“When is probate necessary?”
That depends on what the decedent owned at death. If the decedent owned any kind of real estate in Hawaii, there will have to be a probate in Hawaii. Even if the decedent owned only personal property (such as bank accounts and stocks), if decedent was a resident of Hawaii at death there will have to be a probate if the assets are worth $100,000 or more. But if the decedent was a Hawaii resident with only personal property worth less than $100,000, the estate may not need probate.
“If the decedent wasn’t a Hawaii resident but owned land in Hawaii, what happens?”
Generally, a probate must be done in every state where someone owned real estate. Thus, there will need to be a probate in Hawaii even though a probate is also being done in the decedent’s home state.
“What does probate involve?”
Probate involves filing documents in court and, if necessary, getting orders signed by a judge. A petition is filed and a personal representative (the “PR”) is appointed. The PR then does everything needed to distribute the estate. If the decedent had a will, property is given to the people named in the will. If the decedent did not have a will, the property goes to the people specified by law. Usually court hearings are not necessary, but during the probate numerous documents are filed with the court to show how the estate is being handled. Beneficiaries are sent copies of the most important of these documents.
“Is there any way to handle an estate without doing a full probate?”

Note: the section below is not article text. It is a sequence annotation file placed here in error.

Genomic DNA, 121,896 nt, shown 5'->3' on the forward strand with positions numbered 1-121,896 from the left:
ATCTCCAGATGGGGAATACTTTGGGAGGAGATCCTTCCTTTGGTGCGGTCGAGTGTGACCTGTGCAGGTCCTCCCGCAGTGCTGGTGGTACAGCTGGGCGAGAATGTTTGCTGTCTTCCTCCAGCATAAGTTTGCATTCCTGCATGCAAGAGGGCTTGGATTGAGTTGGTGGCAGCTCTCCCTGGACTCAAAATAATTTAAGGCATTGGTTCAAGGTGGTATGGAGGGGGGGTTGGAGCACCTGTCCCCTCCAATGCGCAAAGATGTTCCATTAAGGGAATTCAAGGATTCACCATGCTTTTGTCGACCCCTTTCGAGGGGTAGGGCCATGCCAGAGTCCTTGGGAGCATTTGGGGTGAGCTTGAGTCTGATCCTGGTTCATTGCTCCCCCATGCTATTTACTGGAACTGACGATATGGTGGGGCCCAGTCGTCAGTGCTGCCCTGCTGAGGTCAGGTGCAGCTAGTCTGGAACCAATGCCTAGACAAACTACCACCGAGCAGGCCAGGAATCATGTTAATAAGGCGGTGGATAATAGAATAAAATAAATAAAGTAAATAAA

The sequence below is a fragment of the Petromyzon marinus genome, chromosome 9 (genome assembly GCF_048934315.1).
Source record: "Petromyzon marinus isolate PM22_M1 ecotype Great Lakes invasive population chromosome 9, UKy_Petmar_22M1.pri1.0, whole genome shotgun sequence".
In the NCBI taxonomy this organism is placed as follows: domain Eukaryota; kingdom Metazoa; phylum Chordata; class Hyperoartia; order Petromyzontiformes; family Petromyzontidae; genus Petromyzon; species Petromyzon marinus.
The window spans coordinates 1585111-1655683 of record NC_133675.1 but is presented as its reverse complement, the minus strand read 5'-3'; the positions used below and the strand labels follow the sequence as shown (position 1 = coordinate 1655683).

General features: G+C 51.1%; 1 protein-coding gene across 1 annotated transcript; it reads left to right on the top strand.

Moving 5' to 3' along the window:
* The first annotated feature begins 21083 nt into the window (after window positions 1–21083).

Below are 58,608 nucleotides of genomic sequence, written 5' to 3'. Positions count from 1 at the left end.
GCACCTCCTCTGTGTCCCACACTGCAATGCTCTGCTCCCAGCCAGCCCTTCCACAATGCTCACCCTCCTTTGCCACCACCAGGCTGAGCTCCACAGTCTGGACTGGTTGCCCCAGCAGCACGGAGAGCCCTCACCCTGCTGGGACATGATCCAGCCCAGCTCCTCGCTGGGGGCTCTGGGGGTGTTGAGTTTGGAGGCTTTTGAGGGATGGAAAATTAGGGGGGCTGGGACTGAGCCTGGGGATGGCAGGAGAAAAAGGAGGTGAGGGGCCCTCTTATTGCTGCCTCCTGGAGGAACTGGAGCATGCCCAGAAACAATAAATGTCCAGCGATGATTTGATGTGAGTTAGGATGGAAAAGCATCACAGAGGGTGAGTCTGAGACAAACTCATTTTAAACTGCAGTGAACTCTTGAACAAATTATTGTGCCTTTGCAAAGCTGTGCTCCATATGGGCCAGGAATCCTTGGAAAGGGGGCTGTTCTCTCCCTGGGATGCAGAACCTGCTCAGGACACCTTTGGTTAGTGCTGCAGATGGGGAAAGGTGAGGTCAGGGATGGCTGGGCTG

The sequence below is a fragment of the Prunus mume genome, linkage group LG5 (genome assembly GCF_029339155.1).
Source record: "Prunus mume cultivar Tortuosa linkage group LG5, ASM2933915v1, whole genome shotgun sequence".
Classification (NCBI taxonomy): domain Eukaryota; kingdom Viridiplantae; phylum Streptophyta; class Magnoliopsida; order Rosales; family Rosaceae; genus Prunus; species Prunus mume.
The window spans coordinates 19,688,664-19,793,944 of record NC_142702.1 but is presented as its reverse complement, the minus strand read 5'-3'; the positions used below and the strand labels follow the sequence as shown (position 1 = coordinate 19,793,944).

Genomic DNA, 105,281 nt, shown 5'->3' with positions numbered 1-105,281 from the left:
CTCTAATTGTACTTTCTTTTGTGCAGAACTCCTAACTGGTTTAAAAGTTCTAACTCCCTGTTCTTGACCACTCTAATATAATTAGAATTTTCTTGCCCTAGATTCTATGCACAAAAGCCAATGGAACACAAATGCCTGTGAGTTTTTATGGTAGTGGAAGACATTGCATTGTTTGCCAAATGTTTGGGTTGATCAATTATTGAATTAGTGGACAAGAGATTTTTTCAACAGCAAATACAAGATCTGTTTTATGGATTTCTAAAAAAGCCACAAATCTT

Depending on the size of the estate, there may be some simpler options, especially for an Ancillary Probate.
“How long does probate take?”
The minimum time in Hawaii is 6 months, but often probate for a Hawaii resident takes 9 to 18 months. Some of the other possible options may take less time.
“How much does probate cost?”
Hawaii law no longer requires a fee equal to a percentage of the value of the probate assets. Most attorneys charge on an hourly basis, so the cost depends on how much time is required by the case. Legal fees for a full probate usually will run several thousand dollars, with the final cost depending on the facts and problems encountered during the case. Out-of-pocket costs (for court filing fees, newspaper publication, etc.) will add an additional $200 to $700, or more, especially if real estate appraisals are required. If a Personal Representative has been appointed in a state other than Hawaii, there is a simplified procedure for getting that Personal Representative the authority to act in Hawaii. That simplified procedure (called Application for Acknowledgment of Authority) generally costs considerably less than a full probate.